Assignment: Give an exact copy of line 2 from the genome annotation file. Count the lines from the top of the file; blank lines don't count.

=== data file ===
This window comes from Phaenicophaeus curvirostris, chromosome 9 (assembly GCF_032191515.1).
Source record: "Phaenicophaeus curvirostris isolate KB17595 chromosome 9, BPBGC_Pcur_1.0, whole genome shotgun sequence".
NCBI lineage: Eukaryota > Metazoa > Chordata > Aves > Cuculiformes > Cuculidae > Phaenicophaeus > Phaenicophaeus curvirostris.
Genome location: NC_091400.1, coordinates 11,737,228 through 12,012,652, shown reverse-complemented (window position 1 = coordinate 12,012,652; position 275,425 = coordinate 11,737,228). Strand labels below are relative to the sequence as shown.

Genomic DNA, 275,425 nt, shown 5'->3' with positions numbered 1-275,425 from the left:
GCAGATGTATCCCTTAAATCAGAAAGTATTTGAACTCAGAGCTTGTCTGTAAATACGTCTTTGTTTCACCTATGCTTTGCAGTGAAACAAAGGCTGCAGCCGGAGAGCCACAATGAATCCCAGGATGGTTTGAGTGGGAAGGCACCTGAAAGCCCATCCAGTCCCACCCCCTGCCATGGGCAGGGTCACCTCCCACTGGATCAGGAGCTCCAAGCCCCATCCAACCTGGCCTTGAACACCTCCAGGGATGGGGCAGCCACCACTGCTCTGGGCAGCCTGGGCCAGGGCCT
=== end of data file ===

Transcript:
Source record: "Phaenicophaeus curvirostris isolate KB17595 chromosome 9, BPBGC_Pcur_1.0, whole genome shotgun sequence".